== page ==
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Winter is a great time for spotting sea ducks and divers around the coast and in our sheltered bays. Great Northern Divers are a regular sight and many arrive from their breeding grounds still sporting summer plumage. Long Tailed Ducks which, unusually, look smarter in the winter plumage can be seen along with Eider, Red-breasted Merganser and Red-throated Divers. Freshwater also attracts wildfowl at this time of year, with Wigeon, Goldeneye, Pintail and Teal all easy to see at North Loch or Loch of Langamay.
When tangles of kelp are thrown onto the island’s beaches during winter storms, they provide excellent foraging habitat for wintering waders. Much of Sanday’s east coast has been classified as a Special Protection Area (SPA) for the internationally important populations of Purple Sandpiper and Turnstone. Wintering Ringed Plover, Sanderling and Bar-tailed Godwits are also present in nationally important numbers.
Spring is the time when passage migrants make their way back to northern Europe including different species of thrush, pipit, lark, finches, waders and warblers. We look for the first signs of breeding in our resident birds such as Oystercatcher, Snipe, Lapwing, Curlew and Redshank as they call and display. Birds of prey like Hen Harrier and Short-eared Owl which seem to almost disappear in the depths of winter become much more obvious hunting in fields.
Wader numbers increase considerably in late April/May by large numbers of passage birds who stop off to feed en route to their breeding grounds. Turnstone in particular use Sanday as a staging post to feed amongst the cast kelp before continuing north to their Greenland breeding grounds.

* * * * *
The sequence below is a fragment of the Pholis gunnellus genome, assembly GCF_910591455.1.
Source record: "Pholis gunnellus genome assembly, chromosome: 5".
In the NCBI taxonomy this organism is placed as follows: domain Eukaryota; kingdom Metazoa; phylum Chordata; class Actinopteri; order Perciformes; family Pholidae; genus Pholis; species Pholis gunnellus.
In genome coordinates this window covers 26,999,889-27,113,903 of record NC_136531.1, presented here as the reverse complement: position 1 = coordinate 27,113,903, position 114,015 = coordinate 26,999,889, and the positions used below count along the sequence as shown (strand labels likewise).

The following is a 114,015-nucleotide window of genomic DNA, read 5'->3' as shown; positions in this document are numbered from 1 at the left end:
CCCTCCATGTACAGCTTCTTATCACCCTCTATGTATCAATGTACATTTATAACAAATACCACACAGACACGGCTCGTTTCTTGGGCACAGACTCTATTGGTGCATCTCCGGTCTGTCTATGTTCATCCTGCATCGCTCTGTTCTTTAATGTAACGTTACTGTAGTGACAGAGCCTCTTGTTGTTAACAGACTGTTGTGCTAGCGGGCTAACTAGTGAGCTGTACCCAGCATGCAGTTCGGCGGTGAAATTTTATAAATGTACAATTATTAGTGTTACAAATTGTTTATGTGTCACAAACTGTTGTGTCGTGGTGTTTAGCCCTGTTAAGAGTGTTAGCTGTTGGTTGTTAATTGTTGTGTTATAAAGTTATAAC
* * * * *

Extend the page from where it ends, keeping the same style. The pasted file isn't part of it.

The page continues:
By summer, all of these birds should be in full breeding mode with established pairs at nest sites. A walk along our white beaches wouldn't be complete without the ominous shadow of a Great Skua (Bonxie) eyeing you up or a stylish Arctic Skua harassing another seabird to hijack its dinner. Even a round of golf takes on new dangers here on Sanday as both Arctic Tern and Artic Skua have nest on the course!
Summer is also a busy time for seabirds such as Puffins, Black Guillemot, Razorbill, Guillemot, Fulmar, Kittiwake and Terns which can all be seen from our coast. Sadly, like all seabird colonies around Scotland, the colonies in Orkney have suffered disastrous declines in breeding populations and survival of young over recent years.
Autumn is another exciting time, spring migration in reverse with many visitors passing through plus the added perils of stormy weather which can blow far flung travellers off course. Although it is always sad to say cheerio to all the summer breeders and await their return the following year, autumn can bring its own joys and surprises. Waders return in large numbers and winter thrushes such as Redwing and Fieldfare are once again a common sight in fields.
With its proximity to North Ronaldsay, Sanday has had its fair share of rare autumn migrants, such as Swainson's Thrush, Arctic Warbler, Brown Shrike and Blyth's Reed Warbler - with no doubt plenty more to come!